As a student, I know that when it comes time to apply for jobs, I want my resume to speak volumes. Managing my time efficiently between internships, organizations and school can be challenging, though.
I don’t want to show an employer that I was somewhat involved in the industry, I want to show an employer that I’ve had experience and here are the results from my involvement in the industry. This is the perfect concept, of course, but the tricky part is actually landing internships and taking opportunities that are going to reflect well on my resume and on top of that, ensuring that my coursework is done every week.
The great part about receiving one opportunity is that it opens the door to many others, if you network and use your connections well. So once I accomplished some of this, the problem arose to figure out how to balance my time– wisely.
The hardest lesson I have ever had to learn and ultimately the key to balancing work, school, organizations and the rest of my life was to not take on too much.
When you do pretty well in one position, you know you can take on a similar position elsewhere. Being involved in school helps me out because of the unending amount of resources, but I have to urge myself not to take on everything everyone asks me to do. Burning yourself out can take all the fun out of the things you should enjoy. It took one of my professors and PRSSA Faculty Adviser to point this out to me last Spring to realize it’s OK to say no. Better yet, in leadership positions, learn how to delegate tasks effectively.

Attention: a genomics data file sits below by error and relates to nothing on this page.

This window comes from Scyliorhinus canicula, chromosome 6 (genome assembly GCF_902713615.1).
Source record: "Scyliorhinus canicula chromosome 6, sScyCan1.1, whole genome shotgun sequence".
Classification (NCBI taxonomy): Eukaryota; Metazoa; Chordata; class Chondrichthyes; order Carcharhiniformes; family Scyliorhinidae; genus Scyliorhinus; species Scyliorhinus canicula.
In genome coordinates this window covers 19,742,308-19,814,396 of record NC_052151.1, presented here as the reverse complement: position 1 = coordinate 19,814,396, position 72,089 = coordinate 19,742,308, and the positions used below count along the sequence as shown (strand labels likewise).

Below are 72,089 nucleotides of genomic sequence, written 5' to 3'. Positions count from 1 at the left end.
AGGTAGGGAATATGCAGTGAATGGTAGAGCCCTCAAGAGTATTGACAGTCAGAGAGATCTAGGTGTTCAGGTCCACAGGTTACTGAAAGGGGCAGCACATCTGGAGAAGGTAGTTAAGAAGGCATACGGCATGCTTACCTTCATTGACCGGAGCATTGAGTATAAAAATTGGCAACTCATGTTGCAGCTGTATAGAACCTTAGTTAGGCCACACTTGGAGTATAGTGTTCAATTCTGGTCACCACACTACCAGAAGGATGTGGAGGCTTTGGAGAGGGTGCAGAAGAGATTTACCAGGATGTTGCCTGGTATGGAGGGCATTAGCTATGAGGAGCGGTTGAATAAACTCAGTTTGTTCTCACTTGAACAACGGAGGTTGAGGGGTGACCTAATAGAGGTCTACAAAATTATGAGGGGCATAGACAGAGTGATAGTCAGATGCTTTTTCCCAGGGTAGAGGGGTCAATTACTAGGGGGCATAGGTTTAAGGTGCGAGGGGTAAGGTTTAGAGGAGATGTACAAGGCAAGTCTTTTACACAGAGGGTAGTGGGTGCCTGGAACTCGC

This was another big lesson it’s taken me a while to learn. While it may seem like if you don’t have your hand in everything that it could fall apart- you have to realize that the people on your team were either elected, hired or appointed to take care of their duties. You have to trust them enough to do their job and if they aren’t, then restructure, but if you’re constantly checking everything or doing it yourself (AKA micromanaging), not only will you be frustrated but so will your team member. Everyone on the team can make a difference. I had to take some time and step back to comprehend this. I wanted to do everything but I didn’t have the time and most notably, when you don’t micromanage, team members can go above your expectations and surprise you, because they want to excel.
I’m also one of those people who has to write everything down or it will be completely erased from my memory. When I figured this out, it resulted in many more pages of note-taking (I now have a tablet), but I became more organized and when I left that classroom or internship and went home for the day, I remembered everything I needed to work on and future goals. I also use Google Calendar for everything- even scheduling phone calls. Not only does this allow me to know what’s coming up but it syncs through all of my devices and it helps me remember events as well. I would suggest writing everything in some calendar format so nothing slips your mind and eventually, you’ll use it everyday. If you forget to check something regularly but need to, such as a school website, make it your homepage. You’ll never miss it if it pops up every time you start your browser. While writing everything down is my way of keeping up with everything, it may not be yours. So find what works for you and run with it.